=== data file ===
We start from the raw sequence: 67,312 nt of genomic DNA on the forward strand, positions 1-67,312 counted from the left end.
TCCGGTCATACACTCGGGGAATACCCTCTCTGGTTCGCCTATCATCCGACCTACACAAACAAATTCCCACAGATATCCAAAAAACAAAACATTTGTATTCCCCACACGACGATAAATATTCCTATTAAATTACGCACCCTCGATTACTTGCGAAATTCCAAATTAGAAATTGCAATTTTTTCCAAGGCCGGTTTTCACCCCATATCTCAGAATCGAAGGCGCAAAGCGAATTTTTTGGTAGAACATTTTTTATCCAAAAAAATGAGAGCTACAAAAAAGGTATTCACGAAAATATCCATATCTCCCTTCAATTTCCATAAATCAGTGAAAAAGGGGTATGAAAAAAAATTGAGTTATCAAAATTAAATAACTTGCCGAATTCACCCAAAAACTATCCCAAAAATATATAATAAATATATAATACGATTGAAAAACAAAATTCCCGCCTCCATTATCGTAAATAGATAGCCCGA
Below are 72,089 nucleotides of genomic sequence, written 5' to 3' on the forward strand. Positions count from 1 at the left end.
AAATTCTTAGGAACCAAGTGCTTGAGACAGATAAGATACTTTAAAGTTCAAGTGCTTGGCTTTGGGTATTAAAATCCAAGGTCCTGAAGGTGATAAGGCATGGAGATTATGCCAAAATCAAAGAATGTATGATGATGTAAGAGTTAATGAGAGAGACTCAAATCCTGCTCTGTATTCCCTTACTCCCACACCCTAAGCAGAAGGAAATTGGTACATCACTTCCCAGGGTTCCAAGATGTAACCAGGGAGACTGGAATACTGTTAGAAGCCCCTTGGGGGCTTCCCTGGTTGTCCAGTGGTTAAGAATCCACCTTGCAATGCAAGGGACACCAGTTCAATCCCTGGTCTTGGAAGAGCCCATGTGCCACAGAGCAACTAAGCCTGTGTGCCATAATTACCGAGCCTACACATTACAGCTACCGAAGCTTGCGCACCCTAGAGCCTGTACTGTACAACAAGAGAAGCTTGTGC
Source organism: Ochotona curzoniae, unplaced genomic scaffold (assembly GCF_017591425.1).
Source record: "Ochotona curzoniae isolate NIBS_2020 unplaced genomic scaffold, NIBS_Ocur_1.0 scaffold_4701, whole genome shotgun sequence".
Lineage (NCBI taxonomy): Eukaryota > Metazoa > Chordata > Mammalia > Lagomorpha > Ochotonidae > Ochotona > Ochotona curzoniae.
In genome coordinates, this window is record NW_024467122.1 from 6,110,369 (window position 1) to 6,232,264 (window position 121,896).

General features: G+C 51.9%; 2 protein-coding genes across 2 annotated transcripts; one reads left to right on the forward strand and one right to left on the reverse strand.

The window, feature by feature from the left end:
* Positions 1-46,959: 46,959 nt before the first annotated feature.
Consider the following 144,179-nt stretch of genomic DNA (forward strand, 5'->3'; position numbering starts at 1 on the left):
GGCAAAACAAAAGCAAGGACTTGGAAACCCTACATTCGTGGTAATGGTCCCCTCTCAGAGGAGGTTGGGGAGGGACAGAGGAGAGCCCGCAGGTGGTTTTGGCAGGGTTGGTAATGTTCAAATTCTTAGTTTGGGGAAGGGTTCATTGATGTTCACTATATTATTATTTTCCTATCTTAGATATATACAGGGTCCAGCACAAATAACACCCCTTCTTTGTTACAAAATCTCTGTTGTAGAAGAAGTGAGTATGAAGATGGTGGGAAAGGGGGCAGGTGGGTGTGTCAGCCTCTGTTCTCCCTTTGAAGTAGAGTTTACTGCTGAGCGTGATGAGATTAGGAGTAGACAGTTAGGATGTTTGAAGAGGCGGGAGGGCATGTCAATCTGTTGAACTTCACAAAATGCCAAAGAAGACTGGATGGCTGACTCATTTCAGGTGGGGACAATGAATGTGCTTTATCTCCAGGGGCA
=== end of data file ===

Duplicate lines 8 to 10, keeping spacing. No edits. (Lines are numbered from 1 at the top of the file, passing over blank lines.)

In genome coordinates, this window is record NW_024467122.1 from 6,110,369 (window position 1) to 6,232,264 (window position 121,896).

General features: G+C 51.9%; 2 protein-coding genes across 2 annotated transcripts; one reads left to right on the forward strand and one right to left on the reverse strand.

The window, feature by feature from the left end: